Lummi Nation told Crow Tribe about impacts of coal terminal

Members of the Lummi Nation stand against a coal export terminal in Washington. Photo from Sierra Club

The Lummi Nation of Washington hosted the Crow Tribe of Montana at its fishing grounds to express opposition to a coal terminal, Chairman Tim Ballew said.

The Lummi Nation believes the Gateway Pacific Terminal will harm its treaty-protected rights. The project would be built at Cherry Point, a historic village and fishing area known as Xwe’chi’eXen in the Lummi language.

“We’ve done extensive fact finding with other governments, including the federal government and other tribes,” Ballew told The Bellingham Herald. “We’ve come to the decision that our treaty right cannot be mitigated.”

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The Crow Tribe is not an official part of the Gateway Pacific project. But its reservation is home to a large coal deposit that could be mined and exported through the terminal.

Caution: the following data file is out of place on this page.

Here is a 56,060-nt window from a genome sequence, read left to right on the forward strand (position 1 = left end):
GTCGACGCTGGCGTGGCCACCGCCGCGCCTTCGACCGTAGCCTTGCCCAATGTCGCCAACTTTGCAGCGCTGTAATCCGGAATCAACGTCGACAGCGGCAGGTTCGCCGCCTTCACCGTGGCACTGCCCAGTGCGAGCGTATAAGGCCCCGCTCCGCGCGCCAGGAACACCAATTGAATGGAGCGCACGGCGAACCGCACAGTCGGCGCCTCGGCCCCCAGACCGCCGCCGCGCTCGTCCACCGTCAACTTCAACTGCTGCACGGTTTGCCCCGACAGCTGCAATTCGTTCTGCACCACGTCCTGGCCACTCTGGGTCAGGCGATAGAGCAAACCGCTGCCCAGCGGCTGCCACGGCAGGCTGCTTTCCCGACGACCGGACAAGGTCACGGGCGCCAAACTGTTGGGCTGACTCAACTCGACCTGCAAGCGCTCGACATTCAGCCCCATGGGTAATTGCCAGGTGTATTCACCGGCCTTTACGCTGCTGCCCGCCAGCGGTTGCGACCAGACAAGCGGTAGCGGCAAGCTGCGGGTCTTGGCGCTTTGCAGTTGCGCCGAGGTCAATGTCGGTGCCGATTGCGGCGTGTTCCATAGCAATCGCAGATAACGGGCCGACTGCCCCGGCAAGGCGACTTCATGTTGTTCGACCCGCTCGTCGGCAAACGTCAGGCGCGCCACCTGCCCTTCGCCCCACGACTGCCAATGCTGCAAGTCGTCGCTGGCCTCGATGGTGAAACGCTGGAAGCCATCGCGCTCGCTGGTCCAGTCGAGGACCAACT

The U.S. Army Corps of Engineers is reviewing the project and the Crows asked the agency to set up a "safe place" for meeting with the Lummis, the paper reported. The agency suggested the Bureau of Indian Affairs might be better able to accommodate the request.

Get the Story:
Pro-coal Montana tribe weighs in on Cherry Point terminal (The Bellingham Herald 3/23)

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